It's been a busy week regarding Apple's Future Reverse Wireless Charging System as a new patent filing has come to light
This has turned out to be a very active week regarding news and patents regarding future reverse charging. It began with a rumor report from a Mark Gurman (Bloomberg) report that we covered on Monday that Apple was still actively working on reverse charging and possibly their AirPower mat. Then on Tuesday Apple was granted a patent for reverse wireless charging. Today the US Patent & Trademark Office published a new patent application from Apple that yes, relates to wireless reverse charging and more.
In Apple's new patent application titled "Communication Between Devices in a Wireless Charging System," Apple describes a wireless power system may include one or more wireless power transmitting devices, one or more wireless power receiving devices, and one or more wireless power transmitting and receiving devices.
The wireless power transmitting device may include a coil and wireless power transmitting circuitry coupled to the coil. The wireless power transmitting circuitry may be configured to transmit wireless power signals with the coil. The wireless power receiving device may include a coil that is configured to receive wireless power signals from the wireless power transmitting device and rectifier circuitry that is configured to convert the wireless power signals to direct current power. The wireless power transmitting and receiving device may include at least one coil and both wireless power transmitting circuitry and wireless power receiving circuitry.
The devices in the wireless power system may exchange packets in order to transfer various types of data. Authentication data, firmware data, command data, configuration data, and/or power data may be transmitted between the devices in the wireless power system. The data may be transmitted using in-band communication (e.g., amplitude-shift keying modulation or frequency-shift keying modulation).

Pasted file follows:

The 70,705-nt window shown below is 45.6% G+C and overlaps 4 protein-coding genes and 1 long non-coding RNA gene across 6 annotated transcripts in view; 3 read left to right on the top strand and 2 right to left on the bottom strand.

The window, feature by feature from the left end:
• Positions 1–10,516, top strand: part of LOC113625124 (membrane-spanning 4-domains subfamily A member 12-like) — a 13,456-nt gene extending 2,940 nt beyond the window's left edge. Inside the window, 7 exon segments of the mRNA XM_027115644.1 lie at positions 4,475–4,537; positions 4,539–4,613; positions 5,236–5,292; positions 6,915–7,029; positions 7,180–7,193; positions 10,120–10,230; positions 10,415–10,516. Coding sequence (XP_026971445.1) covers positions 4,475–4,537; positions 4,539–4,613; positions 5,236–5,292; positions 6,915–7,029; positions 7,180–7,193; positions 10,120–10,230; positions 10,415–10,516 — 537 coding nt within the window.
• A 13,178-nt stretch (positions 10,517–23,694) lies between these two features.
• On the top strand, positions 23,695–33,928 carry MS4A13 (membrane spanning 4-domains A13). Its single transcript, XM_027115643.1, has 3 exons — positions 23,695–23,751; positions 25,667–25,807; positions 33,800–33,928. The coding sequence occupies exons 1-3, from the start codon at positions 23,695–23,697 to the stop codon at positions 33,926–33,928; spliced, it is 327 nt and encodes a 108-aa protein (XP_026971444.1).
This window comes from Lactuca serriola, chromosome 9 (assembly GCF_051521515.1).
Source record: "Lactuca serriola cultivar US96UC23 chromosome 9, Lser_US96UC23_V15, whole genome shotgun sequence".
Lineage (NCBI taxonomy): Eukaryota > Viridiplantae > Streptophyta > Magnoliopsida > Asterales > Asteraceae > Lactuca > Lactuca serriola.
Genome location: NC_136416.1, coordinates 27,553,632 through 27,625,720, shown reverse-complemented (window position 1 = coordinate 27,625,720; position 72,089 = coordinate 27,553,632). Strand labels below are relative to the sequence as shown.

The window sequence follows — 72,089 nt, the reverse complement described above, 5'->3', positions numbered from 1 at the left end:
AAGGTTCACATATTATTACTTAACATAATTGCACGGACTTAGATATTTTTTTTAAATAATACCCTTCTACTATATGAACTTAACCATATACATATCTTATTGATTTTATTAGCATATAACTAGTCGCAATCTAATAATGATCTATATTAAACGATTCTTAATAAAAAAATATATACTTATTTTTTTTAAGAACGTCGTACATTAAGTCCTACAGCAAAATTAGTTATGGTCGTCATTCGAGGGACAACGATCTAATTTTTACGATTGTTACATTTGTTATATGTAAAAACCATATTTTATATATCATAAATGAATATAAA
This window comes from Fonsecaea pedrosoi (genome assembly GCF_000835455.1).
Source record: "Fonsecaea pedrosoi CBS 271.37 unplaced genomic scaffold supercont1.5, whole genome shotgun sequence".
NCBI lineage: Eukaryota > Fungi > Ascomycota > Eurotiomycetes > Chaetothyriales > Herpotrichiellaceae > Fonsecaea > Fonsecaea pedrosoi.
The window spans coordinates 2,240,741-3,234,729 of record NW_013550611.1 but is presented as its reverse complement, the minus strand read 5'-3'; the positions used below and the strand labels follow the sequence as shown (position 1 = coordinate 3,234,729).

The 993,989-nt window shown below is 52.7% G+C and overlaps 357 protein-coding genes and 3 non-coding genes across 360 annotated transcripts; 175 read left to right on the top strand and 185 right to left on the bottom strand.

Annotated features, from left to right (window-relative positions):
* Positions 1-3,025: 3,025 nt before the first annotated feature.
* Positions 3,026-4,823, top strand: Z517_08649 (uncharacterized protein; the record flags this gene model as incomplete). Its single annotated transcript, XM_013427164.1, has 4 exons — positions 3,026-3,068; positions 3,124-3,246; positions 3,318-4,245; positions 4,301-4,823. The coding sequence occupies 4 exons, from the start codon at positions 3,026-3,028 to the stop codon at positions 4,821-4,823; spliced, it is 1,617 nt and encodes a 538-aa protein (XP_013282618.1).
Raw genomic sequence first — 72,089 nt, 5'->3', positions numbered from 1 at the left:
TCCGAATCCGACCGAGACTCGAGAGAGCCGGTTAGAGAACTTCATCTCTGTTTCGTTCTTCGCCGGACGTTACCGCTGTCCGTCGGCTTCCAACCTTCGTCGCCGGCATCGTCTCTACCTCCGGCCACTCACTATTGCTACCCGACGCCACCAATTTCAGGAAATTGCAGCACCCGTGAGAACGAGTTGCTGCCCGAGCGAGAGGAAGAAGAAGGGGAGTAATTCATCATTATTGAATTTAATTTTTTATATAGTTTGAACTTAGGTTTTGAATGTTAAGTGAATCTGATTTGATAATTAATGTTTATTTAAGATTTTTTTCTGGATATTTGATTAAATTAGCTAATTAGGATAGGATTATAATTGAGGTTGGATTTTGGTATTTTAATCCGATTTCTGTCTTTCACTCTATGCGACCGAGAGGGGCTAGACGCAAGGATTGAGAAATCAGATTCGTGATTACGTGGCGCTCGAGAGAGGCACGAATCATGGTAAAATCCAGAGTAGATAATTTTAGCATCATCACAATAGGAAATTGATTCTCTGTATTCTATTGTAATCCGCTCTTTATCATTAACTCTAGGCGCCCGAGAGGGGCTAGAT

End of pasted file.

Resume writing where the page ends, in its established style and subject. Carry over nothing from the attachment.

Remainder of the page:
The devices may use locally assigned addresses to communicate with any other device in the wireless power system. Even if a first device is not inductively coupled to a second device, the locally assigned addresses may identify an inductive coupling path from the first device to the second device that includes at least one intervening device.
The first device may therefore communicate with the second device using in-band communication packets that are relayed by at least one intervening device. Each device in the wireless power system may maintain a list of all other devices in the network. Each other device in the network may be assigned a respective address that is indicative of the inductive coupling path to that device.
Apple's patent FIG. 1 below is a schematic diagram of an illustrative wireless power system.
Apple's patent FIG. 5 below is a flowchart showing illustrative operations involved in a network discovery process for a wireless power system.
To review Apple's deeply detailed patent application 20210376628, click here.
Considering that this is a patent application, the timing of such a product to market is unknown at this time.